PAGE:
ELECTION COMMISSION: Barry Haas addressed the Pulaski County Election Commission Tuesday as part of a settlement over a lawsuit prompted by former Republican chair Kristi Stahr (above).

Barry Haas, who sued the Pulaski County Election Commission in federal court over its refusal to allow him to be a poll worker in 2021, addressed the commission tonight as part of a settlement agreement reached last year

Haas sued the commission last year after then-commissioner Kristi Stahr, a Republican and chair of the commission at the time, objected to Haas working the polls after having been a plaintiff in lawsuits challenging the state’s voter ID law. Stahr claimed that Haas had stated on social media that would not uphold the state’s voter ID laws. 


Haas said he had made no such statements, that Stahr “lacked a scintilla of evidence,” and called Stahr’s remarks “slanderous.” 

The settlement, reached last month, required the commission to allow Haas to make a statement and to have a meeting with commission chairman David Scott


Here is the statement Haas gave to the commission today:

I’m going to begin by giving you a sense of who I am.

I came to Arkansas in August of 1967 to serve on a Titan II nuclear missile launch crew at Little Rock Air Force Base.  I had a secret security clearance, and received an honorable discharge after serving four years active duty from 1966 to 1970.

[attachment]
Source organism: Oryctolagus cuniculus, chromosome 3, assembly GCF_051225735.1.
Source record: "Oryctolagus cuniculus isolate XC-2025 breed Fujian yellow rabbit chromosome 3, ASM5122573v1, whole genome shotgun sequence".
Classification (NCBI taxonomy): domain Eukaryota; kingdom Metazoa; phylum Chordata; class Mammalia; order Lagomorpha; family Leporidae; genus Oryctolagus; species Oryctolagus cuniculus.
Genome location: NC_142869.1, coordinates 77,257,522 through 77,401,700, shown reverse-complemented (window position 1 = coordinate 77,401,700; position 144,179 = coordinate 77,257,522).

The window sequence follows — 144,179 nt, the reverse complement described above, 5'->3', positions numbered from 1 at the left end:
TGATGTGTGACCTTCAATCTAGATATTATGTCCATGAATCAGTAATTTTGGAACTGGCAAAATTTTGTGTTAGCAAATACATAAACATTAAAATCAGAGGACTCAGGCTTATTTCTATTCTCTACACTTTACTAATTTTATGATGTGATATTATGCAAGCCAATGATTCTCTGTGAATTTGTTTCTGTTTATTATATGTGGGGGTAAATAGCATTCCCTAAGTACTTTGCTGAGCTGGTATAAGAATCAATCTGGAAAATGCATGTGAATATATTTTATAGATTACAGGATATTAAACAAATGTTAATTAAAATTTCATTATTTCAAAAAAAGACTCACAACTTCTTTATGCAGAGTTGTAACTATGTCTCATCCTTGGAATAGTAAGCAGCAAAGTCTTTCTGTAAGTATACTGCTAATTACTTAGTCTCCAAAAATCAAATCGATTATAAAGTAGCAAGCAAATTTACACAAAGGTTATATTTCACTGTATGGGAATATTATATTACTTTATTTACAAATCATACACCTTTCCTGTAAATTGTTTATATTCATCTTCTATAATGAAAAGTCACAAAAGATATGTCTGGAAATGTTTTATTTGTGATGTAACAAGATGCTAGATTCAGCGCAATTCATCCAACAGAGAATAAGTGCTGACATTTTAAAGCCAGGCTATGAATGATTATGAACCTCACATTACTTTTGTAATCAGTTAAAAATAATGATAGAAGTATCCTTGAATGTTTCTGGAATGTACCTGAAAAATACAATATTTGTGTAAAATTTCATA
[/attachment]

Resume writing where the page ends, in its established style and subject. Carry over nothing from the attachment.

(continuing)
Fast forward about 30 years to around 2001 when I spotted a “Be a poll worker” brochure while voting.  I applied, was approved and have been a poll worker for more than 20 years.  At one time I was chief judge at Parkway Place Baptist Church in west Little Rock.  For years that polling place, one of the busiest in the county and state, had about 4,500 eligible voters, far above the state mandated 3,000 voter maximum.

In November 2008 my fellow poll workers and I helped roughly 1,800 in-person voters cast their ballots in 12 hours during the presidential election.  I was an Election Day poll worker until November 2020 when due to Covid and my age I transitioned to being an absentee ballot clerk.

During my two decades serving as a poll worker to my knowledge there has never been a complaint about either my willingness or my ability to comply with every federal or state law regarding voting.

Now, I’m going to ask you to put yourselves in my shoes as I continue my statement, and think about how you would respond if serious but totally false accusations were made in public against you.

On September 7, 2021 former Pulaski Co. Election Commission Chair Kristi Stahr falsely accused me of posting on social media that I would not comply with the state’s voter ID law.  When then Commissioner Susan Inman asked Stahr “Do you have proof?”, Stahr responded “I’ve read their statements on social media stating this in recent months, that they are not going to uphold the law on voter ID …”.